Brian Holst>ISM Interviews A-L>ISM Interviews A-L, Segment 19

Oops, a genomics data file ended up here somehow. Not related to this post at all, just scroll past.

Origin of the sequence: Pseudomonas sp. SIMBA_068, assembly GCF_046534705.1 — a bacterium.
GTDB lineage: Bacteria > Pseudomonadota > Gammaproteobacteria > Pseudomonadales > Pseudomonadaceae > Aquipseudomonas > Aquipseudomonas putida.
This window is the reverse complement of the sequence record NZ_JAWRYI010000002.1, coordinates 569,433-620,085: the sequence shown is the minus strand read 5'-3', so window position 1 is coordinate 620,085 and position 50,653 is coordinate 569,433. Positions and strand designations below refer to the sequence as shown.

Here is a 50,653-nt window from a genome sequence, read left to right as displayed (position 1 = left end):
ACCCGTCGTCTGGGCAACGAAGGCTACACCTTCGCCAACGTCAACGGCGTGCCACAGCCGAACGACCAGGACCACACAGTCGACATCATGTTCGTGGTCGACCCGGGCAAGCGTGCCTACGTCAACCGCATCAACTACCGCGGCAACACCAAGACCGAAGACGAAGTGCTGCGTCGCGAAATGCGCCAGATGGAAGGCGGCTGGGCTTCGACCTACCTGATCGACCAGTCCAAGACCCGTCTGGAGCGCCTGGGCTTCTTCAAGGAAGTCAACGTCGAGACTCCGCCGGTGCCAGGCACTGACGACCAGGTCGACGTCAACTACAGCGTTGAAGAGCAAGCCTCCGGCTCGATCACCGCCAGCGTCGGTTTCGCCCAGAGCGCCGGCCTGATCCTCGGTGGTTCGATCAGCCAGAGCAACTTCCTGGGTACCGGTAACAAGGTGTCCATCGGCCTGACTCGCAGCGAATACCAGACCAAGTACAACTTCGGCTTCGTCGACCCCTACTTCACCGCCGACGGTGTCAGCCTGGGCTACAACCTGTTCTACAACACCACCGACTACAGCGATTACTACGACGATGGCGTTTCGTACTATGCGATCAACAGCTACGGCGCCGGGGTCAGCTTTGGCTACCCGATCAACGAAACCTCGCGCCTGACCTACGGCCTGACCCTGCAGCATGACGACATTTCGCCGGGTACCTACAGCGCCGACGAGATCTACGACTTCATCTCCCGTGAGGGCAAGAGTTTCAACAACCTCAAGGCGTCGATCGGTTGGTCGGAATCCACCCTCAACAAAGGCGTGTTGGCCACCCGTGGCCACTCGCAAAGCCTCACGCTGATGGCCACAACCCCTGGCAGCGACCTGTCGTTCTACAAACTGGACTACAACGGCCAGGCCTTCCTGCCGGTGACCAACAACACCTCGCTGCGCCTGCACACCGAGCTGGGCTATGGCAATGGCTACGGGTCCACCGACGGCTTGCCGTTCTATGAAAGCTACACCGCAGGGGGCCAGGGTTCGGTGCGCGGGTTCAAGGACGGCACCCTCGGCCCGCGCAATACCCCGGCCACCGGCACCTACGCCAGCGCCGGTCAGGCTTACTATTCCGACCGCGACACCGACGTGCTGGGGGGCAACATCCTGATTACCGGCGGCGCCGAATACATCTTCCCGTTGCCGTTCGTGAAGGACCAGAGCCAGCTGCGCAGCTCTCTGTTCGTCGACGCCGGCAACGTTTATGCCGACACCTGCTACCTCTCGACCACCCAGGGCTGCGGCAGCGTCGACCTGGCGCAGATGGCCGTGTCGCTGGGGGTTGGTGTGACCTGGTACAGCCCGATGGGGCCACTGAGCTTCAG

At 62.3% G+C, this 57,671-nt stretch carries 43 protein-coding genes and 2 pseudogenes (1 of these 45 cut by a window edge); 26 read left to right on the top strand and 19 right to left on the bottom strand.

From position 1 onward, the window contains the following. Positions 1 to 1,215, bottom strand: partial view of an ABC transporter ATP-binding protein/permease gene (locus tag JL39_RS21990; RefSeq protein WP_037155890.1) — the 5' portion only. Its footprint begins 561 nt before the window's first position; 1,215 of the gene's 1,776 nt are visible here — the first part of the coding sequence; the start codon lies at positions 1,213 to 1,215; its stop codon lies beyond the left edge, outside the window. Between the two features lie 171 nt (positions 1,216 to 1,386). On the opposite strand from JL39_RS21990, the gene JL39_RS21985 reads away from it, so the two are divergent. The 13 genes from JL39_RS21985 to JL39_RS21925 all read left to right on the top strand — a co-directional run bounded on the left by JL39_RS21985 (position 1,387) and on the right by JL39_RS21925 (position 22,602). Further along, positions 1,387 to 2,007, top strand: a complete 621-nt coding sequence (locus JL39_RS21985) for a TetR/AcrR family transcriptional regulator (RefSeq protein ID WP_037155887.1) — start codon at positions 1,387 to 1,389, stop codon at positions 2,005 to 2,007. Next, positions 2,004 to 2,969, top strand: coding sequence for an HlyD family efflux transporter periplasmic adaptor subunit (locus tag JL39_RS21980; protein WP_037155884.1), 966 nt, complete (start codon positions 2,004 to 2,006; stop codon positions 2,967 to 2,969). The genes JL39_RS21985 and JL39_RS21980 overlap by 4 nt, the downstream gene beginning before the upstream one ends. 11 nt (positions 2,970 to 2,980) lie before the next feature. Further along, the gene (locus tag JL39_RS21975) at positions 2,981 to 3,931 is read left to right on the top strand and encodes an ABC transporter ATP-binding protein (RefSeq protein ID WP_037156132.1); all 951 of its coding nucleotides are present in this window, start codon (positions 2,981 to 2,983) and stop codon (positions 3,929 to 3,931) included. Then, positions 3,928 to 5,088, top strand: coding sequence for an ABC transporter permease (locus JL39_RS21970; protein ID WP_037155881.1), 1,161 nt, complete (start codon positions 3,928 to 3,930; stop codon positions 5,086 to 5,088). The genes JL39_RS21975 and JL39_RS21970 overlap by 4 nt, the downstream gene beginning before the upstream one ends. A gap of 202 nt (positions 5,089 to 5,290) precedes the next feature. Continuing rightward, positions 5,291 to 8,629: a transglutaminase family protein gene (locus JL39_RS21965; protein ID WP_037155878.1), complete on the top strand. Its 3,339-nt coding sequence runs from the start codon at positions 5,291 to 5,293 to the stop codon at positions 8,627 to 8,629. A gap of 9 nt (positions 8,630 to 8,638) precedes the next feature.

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Earliest memories are from the late 1960s. 2 cylinder tractors still very much a part of farming, having been discontinued only 8 or 9 years earlier. Watched mounted pickers harvest the corn crop. Saw pull-type combines harvesting soybeans. More progressive farmers ran self-propelled combines. Such self-contained equipment was new and exciting for his family farm operation. His farm's first tractor with over 120 horsepower was huge, and the thinking was a larger tractor would never be necessary. Watched as equipment went from 4 to 8 to 12 to 16 rows in capability. Progression witnessed from 4 and 5 bottom plows to current 8 and 9 bottom plows, 30 foot chisel plows, and 26 foot discs. Introduction of Articulate 4-wheel drive tractors was impressive in terms of added productivity being given the farmer. Grain drying capabilities have changed from picking corn on the ear, drying it in cribs, shelling it with a portable sheller that was hired by individual farmers to storing and drying shelled corn in bins on the farm, and unloading it when needed for grinding with feed or for transport to market. This type of technology arrived on his farm in the late 1960s and early 1970s. Feels that seed hybrids, pesticides and herbicides have resulted in large productivity increases for farmers, especially in the 1980s with the introduction of GMO (genetically modified) varieties. He was interested in how adjustments were made to equipment, how seed was selected, use of insecticides. Was introduced to low impact farming through his contact with local residents in farming community. Talked 1 on 1 to customers when equipment was being worked on. Even though some local residents never got past high school, they were very intelligent and understood finances. In these ways, he was able to learn both new and old school thoughts, choosing which ones he wanted to apply to his own life situation. Participated in on the job training. For example, worked in a salvage yard operated by John Deere. At this location, he was able to work on Pre 1960 2 cylinder tractors. Was involved in painting tractors. Says he got to where he understood them. Whenever a 2 cylinder arrived, he got opportunity to work on them because more senior mechanics wanted to work on newer modals. Eventually moved into the parts department to expand his horizons. (Hands never really healed) With a friend, began to locate rare equipment parts. Friendship led to establishment of the John Deere Collectors Center in Moline. Now In charge of day to day operations. Center is actively working on restoring tractors in the shop. Responsible for the finances and ordering of parts. Authenticity of parts is important.